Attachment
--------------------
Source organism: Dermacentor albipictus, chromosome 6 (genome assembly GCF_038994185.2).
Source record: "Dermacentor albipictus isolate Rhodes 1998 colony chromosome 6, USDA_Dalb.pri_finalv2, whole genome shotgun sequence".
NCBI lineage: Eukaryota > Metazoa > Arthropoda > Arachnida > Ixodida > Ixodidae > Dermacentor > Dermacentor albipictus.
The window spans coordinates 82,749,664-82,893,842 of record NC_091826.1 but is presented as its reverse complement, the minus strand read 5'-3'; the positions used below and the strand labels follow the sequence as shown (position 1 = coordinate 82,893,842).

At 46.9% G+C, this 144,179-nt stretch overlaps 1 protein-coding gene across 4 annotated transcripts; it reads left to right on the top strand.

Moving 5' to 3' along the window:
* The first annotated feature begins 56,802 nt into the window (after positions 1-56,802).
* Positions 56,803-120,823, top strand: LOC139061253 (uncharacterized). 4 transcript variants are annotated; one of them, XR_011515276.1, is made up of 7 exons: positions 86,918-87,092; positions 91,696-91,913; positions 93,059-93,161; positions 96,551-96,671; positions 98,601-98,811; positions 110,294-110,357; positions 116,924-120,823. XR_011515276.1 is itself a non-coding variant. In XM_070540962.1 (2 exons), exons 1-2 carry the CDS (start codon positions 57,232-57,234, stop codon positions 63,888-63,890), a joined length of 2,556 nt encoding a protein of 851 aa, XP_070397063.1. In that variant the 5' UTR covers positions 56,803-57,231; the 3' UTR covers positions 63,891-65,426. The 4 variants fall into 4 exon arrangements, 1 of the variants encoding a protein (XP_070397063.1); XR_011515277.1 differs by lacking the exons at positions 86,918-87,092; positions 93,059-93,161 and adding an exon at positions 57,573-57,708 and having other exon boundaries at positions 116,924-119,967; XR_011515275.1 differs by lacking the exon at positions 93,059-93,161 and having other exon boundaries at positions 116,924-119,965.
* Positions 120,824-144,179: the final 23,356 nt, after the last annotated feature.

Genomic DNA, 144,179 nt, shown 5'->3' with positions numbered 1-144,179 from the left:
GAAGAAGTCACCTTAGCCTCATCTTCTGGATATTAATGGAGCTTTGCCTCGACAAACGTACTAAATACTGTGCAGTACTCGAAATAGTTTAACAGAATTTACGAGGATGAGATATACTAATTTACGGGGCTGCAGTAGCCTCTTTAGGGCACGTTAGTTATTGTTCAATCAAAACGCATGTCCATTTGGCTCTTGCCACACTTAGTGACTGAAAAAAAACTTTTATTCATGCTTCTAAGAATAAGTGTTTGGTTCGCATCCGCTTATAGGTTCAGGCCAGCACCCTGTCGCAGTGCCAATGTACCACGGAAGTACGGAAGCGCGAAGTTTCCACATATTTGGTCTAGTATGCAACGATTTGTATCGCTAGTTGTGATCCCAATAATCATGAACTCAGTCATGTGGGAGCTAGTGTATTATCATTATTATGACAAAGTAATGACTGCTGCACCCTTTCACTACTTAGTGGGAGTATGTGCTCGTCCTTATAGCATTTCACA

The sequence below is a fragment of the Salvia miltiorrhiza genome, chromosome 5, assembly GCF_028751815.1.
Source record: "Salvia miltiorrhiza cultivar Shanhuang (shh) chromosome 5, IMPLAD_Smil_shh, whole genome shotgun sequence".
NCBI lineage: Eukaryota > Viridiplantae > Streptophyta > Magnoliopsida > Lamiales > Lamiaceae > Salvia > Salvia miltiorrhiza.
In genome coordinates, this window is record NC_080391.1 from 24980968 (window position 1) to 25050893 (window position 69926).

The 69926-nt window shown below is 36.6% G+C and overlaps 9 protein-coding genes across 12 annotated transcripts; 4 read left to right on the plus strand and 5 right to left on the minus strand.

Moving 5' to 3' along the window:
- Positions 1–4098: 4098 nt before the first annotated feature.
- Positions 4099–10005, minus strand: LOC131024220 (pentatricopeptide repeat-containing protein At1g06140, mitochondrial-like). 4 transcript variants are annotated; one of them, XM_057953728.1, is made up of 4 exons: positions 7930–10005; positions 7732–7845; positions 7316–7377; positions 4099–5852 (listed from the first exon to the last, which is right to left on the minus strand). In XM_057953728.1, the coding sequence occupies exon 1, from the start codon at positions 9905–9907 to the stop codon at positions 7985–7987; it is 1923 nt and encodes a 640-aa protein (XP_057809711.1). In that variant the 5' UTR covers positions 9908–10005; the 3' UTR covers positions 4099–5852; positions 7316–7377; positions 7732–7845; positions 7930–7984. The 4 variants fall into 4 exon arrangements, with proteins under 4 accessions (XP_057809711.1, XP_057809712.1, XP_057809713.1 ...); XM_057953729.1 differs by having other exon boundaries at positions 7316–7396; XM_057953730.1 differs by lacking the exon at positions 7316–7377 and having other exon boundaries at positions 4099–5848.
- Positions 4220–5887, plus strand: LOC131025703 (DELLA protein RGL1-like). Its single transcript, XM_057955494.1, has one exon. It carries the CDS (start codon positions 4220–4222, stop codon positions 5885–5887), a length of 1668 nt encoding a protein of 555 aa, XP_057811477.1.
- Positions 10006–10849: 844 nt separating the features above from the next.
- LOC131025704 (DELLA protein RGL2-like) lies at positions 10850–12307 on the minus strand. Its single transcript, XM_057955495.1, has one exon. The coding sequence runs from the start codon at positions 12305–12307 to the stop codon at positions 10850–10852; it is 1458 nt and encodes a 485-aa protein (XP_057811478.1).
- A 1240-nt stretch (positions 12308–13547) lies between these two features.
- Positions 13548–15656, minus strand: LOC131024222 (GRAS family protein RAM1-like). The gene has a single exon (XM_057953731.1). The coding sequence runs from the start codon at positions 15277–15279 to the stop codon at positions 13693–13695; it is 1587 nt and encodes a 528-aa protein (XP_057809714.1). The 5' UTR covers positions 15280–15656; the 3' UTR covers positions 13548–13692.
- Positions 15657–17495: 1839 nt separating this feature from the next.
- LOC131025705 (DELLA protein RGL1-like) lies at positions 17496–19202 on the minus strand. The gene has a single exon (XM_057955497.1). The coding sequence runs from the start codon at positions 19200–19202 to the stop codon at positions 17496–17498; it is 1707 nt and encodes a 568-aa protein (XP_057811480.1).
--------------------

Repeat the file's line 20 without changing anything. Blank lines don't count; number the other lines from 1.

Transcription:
- Positions 4220–5887, plus strand: LOC131025703 (DELLA protein RGL1-like). Its single transcript, XM_057955494.1, has one exon. It carries the CDS (start codon positions 4220–4222, stop codon positions 5885–5887), a length of 1668 nt encoding a protein of 555 aa, XP_057811477.1.